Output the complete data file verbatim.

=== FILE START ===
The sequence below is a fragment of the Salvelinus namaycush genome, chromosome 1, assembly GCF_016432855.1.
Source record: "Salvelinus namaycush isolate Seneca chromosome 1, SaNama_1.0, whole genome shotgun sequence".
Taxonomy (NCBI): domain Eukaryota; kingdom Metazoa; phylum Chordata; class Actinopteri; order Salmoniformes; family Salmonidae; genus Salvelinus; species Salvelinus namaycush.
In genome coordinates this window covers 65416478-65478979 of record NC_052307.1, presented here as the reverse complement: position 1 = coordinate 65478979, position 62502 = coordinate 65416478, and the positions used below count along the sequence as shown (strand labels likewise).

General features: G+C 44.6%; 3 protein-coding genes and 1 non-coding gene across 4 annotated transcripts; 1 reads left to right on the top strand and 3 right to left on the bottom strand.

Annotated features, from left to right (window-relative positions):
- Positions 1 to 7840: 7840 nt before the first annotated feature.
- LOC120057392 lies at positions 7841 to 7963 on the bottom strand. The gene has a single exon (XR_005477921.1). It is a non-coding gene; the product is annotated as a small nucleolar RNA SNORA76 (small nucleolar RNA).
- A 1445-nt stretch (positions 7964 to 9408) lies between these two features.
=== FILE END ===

The sequence below is a fragment of the Salvelinus namaycush genome, chromosome 1, assembly GCF_016432855.1.
Source record: "Salvelinus namaycush isolate Seneca chromosome 1, SaNama_1.0, whole genome shotgun sequence".
Taxonomy (NCBI): domain Eukaryota; kingdom Metazoa; phylum Chordata; class Actinopteri; order Salmoniformes; family Salmonidae; genus Salvelinus; species Salvelinus namaycush.
In genome coordinates this window covers 65416478-65478979 of record NC_052307.1, presented here as the reverse complement: position 1 = coordinate 65478979, position 62502 = coordinate 65416478, and the positions used below count along the sequence as shown (strand labels likewise).

General features: G+C 44.6%; 3 protein-coding genes and 1 non-coding gene across 4 annotated transcripts; 1 reads left to right on the top strand and 3 right to left on the bottom strand.

Annotated features, from left to right (window-relative positions):
- Positions 1 to 7840: 7840 nt before the first annotated feature.
- LOC120057392 lies at positions 7841 to 7963 on the bottom strand. The gene has a single exon (XR_005477921.1). It is a non-coding gene; the product is annotated as a small nucleolar RNA SNORA76 (small nucleolar RNA).
- A 1445-nt stretch (positions 7964 to 9408) lies between these two features.